Castor town council hears financials are fine

Written by Stu Salkeld

Castor town council approved its audited financial statements at their regular council meeting June 13 where they heard the municipality is sitting on solid financial footing.

Councillors heard a presentation from Chris Annand of RWA Accountants, the town’s official auditor. Annand confirmed the company followed generally accepted auditing standards when examining the town’s 2021 financial statement. He noted the town staff is still responsible for the accuracy of the statement but the auditor’s job is to express an opinion on its accuracy.

Annand stated RWA Accounting feels the financial statement presented to them does accurately represent the financial situation of the town.

The auditor went through several summaries with councillors, beginning with the balance sheet. He stated the revenues side of the sheet was up about $300,000 from the previous year and described this side of the balance sheet as representing cash, accounts receivable, utilities receivable, grants, inventory and investments, among other things.

The other side of the sheet, liabilities, included things like accounts payable and deferred revenue.

The auditor pointed out the Town of Castor’s total loan payments next year total $205,000.

The auditor stated the Town of Castor’s maximum long term debt limit is about $5.8 million and the town’s current long term debt is about $1.2 million, “…so no issues there,” said Annand.

When examining the statement of operations actual revenues were up $300,000 and this was mostly due to utility revenue and rising natural gas prices.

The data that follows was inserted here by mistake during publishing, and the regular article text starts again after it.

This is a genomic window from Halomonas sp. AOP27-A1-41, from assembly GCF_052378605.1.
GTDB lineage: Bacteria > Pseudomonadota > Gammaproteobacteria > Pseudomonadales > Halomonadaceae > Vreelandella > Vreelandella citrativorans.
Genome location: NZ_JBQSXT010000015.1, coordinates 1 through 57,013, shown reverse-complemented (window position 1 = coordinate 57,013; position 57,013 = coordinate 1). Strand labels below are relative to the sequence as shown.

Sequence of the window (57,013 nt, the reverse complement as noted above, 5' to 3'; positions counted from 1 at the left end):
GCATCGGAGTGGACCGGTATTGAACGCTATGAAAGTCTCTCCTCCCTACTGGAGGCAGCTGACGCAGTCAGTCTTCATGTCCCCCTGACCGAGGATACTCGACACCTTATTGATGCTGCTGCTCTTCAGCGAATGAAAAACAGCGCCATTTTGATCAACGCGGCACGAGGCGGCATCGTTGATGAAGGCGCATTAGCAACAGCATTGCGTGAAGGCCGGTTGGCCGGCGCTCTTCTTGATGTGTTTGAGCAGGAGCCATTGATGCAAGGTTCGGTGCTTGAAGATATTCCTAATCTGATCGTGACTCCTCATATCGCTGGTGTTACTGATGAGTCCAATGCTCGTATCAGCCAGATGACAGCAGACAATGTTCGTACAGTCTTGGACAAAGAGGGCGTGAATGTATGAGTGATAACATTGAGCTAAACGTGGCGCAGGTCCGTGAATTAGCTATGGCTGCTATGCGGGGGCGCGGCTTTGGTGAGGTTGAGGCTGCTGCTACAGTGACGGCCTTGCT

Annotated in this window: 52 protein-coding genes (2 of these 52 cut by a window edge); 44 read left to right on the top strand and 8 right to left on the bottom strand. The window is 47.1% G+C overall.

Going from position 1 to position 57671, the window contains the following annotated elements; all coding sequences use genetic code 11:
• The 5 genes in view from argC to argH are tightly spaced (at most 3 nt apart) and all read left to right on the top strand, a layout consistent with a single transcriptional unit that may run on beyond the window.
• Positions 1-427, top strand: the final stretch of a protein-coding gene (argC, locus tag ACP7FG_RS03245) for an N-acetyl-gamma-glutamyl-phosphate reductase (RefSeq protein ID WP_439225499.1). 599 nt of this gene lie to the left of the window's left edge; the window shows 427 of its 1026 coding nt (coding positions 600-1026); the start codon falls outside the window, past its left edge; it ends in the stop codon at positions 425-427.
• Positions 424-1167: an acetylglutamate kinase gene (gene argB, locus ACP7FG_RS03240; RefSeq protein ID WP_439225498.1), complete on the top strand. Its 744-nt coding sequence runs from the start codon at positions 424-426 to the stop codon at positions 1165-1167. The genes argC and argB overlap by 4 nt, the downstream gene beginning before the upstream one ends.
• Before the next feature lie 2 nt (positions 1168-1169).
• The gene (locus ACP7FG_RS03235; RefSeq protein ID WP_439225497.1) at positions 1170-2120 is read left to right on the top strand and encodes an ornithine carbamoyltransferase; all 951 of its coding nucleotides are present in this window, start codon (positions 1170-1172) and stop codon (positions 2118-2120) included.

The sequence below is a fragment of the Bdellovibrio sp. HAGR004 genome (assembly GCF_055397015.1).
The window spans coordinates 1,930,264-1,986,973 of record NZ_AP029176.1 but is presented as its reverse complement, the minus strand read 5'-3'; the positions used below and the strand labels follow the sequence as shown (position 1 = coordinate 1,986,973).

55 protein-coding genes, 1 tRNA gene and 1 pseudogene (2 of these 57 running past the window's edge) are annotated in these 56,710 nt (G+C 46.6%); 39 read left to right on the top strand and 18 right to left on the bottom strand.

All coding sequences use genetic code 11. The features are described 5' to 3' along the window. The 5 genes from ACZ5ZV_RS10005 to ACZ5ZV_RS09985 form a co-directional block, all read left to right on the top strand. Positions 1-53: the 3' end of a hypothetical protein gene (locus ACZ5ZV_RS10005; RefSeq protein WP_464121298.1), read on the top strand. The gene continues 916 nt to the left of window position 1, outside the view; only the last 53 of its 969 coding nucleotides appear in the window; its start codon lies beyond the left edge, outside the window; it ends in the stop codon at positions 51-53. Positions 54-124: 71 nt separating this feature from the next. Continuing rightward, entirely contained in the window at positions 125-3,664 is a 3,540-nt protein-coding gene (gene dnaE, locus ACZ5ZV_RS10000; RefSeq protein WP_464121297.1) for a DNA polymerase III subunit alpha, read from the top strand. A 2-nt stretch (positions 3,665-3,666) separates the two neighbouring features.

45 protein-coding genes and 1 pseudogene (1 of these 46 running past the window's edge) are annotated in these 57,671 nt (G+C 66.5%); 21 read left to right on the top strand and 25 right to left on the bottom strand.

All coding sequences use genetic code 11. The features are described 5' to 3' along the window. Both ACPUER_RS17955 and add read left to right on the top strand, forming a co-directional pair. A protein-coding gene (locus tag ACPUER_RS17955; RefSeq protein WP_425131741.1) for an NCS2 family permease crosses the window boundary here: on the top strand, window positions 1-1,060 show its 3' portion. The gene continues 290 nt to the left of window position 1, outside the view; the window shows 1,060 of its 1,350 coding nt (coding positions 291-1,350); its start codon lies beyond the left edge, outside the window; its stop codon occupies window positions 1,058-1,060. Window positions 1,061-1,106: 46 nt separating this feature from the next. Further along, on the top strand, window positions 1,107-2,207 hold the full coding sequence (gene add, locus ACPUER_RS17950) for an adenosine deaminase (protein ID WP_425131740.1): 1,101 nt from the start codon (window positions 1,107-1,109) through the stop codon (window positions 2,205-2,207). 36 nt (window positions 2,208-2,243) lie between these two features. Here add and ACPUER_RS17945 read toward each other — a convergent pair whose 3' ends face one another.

Looking at expenses, Annand noted that the big difference not budgeted for is amortization of about $500,000 in value and this involves property and not cash. As well, rising natural gas prices also affected the town.

Annand stated the Town of Castor’s excess revenue over expenses is about $500,000, which is not an unusual amount because grants received by the town are included in that number.

He noted the town’s financial assets increased by about $300,000 while financial liabilities decreased by about $200,000.

While discussing the statement of cash flow the auditor noted about $500,000 was placed in the restricted reserves, which are funds set aside for specific purposes by motion of council. There were no changes in this area over the past year stated Annand.

The auditor stated the town has a lot of cash on hand and ran a surplus for the year, which is not a bad position to be in.

“Financially, I think you’re in a good position,” said Annand.
Councillors unanimously accepted the audited financial statement.

Stu Salkeld
Local Journalism Initiative reporter
ECA Review

About the author

Stu Salkeld

Stu Salkeld, who has upwards of 28 years of experience in the Alberta community newspaper industry, is now covering councils and other news in the Stettler region and has experience working in the area as well.

He has joined the ECA Review as a Local Journalism Initiative Journalist.

Stu earned his two-year diploma in print journalism from SAIT in Calgary from 1993 to ’95 and was raised in Oyen, Alta., one of the communities within the ECA Review’s coverage area.